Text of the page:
#322 – Class Accessibility

The members of a class all have an associated access modifier, which defines their accessibility.  A class itself also has an accessibility level, which dictates which code can make use of the class.

The two types of accessibility for a class are:

  • public – all code can use the class
  • internal – only code in the same .exe or .dll can use the class

In the code below, the Dog class, defined in DogLibrary.dll, is marked as internal.  This means that only code within the same DLL (highlighted blue) can create and use instances of the Dog class.

The Program class in Program.exe has access to the DogKennel class, but not the Dog class.  It can create an instance of a DogKennel, but not an instance of a Dog.

    class Program
    {
        static void Main()
        {
            // Ok
            DogKennel k = new DogKennel();
            k.EverybodyBark();

            // ERROR
            Dog d = new Dog("Kirby");
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About Sean
Software developer in the Twin Cities area, passionate about .NET technologies. Equally passionate about my own personal projects related to family history and preservation of family stories and photos.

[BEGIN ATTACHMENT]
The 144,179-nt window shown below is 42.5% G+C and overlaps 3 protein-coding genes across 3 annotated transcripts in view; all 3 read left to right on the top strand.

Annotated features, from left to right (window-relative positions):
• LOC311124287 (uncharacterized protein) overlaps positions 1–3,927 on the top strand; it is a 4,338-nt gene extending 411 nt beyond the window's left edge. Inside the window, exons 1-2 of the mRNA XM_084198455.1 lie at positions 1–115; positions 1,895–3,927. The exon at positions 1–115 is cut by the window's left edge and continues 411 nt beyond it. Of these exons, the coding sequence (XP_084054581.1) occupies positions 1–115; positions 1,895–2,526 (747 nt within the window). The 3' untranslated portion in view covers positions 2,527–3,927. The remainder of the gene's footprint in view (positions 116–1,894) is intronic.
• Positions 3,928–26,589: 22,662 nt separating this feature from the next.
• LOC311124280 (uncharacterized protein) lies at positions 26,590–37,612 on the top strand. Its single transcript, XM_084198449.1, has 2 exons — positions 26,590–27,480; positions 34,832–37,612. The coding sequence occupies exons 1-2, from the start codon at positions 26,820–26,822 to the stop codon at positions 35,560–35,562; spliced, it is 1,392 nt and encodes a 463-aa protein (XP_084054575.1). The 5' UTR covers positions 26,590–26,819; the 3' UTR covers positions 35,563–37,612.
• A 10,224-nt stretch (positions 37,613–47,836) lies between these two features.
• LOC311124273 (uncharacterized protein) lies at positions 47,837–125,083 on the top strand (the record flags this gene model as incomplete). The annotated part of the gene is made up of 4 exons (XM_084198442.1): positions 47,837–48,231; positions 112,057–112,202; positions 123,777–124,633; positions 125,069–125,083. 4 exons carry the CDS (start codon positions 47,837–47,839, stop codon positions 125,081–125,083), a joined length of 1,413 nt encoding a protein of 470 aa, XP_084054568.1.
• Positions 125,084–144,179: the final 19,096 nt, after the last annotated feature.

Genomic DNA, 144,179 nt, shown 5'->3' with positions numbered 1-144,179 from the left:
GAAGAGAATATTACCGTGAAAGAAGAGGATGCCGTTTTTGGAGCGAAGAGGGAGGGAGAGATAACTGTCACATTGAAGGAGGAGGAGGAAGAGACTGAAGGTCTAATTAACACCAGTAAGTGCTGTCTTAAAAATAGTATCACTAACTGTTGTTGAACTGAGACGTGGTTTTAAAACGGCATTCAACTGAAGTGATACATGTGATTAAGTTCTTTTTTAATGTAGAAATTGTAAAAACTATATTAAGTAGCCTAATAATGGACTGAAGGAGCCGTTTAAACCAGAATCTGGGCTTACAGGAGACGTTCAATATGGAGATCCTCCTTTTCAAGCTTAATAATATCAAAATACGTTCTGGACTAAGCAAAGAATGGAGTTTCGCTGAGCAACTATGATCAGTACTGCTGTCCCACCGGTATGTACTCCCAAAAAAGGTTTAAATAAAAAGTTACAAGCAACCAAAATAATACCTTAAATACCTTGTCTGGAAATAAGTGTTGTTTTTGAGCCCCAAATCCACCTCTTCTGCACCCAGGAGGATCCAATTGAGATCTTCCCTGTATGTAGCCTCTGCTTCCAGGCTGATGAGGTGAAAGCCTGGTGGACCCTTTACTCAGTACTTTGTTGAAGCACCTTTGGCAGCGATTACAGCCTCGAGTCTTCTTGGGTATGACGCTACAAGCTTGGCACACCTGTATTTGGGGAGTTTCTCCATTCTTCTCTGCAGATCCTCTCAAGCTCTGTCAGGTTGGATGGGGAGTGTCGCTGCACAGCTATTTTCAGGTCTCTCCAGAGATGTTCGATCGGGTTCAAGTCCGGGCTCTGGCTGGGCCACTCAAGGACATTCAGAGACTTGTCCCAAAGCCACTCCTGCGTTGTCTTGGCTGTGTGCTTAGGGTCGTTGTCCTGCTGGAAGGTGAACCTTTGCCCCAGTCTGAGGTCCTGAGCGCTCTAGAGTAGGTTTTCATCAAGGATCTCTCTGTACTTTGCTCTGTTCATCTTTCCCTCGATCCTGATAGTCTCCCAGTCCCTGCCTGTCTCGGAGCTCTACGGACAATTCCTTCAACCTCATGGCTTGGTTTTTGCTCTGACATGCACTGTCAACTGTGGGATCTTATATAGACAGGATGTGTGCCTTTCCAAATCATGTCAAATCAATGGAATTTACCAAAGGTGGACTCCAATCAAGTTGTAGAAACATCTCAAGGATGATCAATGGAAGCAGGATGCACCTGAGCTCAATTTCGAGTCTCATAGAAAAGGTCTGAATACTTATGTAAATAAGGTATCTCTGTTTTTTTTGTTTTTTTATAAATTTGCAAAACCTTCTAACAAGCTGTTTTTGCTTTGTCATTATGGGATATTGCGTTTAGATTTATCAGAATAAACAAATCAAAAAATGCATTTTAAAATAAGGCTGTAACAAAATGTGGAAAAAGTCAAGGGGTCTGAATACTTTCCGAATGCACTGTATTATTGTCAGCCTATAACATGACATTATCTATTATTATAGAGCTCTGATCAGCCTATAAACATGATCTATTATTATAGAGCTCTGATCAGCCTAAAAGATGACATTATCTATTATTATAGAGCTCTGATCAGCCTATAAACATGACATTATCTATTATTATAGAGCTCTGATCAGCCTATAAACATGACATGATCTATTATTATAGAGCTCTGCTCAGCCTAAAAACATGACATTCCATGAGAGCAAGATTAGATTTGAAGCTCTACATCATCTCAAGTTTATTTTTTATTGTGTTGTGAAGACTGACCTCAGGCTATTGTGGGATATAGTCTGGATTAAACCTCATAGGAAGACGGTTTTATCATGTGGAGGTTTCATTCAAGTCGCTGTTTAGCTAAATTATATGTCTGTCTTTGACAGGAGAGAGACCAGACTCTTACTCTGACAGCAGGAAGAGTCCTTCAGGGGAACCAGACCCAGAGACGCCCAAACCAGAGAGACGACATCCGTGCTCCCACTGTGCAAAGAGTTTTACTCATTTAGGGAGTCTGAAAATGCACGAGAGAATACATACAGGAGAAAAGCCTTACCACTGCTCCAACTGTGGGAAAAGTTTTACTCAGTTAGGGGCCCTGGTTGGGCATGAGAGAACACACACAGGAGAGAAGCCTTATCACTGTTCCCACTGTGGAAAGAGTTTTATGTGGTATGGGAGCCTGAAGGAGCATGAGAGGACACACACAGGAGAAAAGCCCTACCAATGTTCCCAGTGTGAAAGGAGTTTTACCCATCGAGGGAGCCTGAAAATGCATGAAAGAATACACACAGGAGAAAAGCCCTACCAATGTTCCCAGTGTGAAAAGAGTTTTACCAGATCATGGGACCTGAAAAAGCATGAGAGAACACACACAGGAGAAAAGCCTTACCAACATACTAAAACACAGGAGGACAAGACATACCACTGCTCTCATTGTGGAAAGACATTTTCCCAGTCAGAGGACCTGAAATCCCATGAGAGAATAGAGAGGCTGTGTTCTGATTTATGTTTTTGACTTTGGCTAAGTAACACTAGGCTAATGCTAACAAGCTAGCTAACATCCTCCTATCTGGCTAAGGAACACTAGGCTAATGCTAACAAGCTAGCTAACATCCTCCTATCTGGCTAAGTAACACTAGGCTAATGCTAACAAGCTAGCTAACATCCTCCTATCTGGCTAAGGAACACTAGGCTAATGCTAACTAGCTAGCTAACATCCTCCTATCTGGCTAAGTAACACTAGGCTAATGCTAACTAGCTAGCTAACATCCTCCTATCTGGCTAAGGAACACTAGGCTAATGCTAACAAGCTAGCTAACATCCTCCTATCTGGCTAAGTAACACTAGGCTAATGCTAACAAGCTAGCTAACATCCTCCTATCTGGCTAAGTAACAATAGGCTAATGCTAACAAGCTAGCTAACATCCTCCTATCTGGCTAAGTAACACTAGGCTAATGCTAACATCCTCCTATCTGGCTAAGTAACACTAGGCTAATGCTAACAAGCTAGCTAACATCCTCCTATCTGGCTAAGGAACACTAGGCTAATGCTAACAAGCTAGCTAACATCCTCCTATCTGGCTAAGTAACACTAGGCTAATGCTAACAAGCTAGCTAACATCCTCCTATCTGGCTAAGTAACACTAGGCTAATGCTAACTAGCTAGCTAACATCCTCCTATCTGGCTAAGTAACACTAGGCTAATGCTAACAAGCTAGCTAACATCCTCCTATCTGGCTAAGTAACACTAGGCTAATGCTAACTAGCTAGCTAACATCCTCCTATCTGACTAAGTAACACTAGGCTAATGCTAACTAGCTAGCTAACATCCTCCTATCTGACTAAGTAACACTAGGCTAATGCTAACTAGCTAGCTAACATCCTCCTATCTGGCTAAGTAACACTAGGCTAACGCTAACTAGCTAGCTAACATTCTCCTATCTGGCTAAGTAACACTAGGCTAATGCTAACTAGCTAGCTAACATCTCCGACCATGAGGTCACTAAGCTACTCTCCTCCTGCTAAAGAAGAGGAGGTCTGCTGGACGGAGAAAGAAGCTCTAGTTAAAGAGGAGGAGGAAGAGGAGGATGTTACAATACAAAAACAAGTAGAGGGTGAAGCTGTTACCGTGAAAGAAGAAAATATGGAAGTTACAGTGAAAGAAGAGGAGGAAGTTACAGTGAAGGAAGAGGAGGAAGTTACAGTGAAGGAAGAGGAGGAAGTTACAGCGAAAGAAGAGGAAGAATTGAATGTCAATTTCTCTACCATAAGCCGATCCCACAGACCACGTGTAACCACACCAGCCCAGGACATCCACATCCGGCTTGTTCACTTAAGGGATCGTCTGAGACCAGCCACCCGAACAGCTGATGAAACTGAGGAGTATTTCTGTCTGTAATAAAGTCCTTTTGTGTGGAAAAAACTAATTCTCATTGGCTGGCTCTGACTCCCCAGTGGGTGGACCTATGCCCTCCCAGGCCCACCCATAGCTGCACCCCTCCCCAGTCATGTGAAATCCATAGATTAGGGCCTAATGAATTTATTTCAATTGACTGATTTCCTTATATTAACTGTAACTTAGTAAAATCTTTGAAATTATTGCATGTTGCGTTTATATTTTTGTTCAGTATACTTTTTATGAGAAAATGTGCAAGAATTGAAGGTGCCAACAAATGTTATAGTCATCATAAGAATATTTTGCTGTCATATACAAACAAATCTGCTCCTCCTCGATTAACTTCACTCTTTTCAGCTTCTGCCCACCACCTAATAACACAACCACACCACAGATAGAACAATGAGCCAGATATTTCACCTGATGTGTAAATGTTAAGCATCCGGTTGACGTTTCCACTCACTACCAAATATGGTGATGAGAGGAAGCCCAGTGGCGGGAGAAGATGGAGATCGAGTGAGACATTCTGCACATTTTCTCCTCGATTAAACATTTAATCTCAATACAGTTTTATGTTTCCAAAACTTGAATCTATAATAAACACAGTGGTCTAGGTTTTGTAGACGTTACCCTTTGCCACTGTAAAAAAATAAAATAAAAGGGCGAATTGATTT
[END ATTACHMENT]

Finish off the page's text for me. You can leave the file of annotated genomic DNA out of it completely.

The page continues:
7 Responses to #322 – Class Accessibility

  1. Satyabrata(India) says:

    The Best explanation of access modifiers..great Job!! Sean

  2. Pingback: #614 – Subclass Accessibility « 2,000 Things You Should Know About C#

  3. Pingback: #620 – Inherit from a Class In A Different Assembly « 2,000 Things You Should Know About C#

  4. Pingback: #699 – Types Are Implicitly Internal « 2,000 Things You Should Know About C#

  5. Christopher Wodarczyk says:

    Just started reading these and they are great… however, classes can also be protected/private, if they are defined as inner classes to another class (you might have mentioned that in another post, I’m not sure..)

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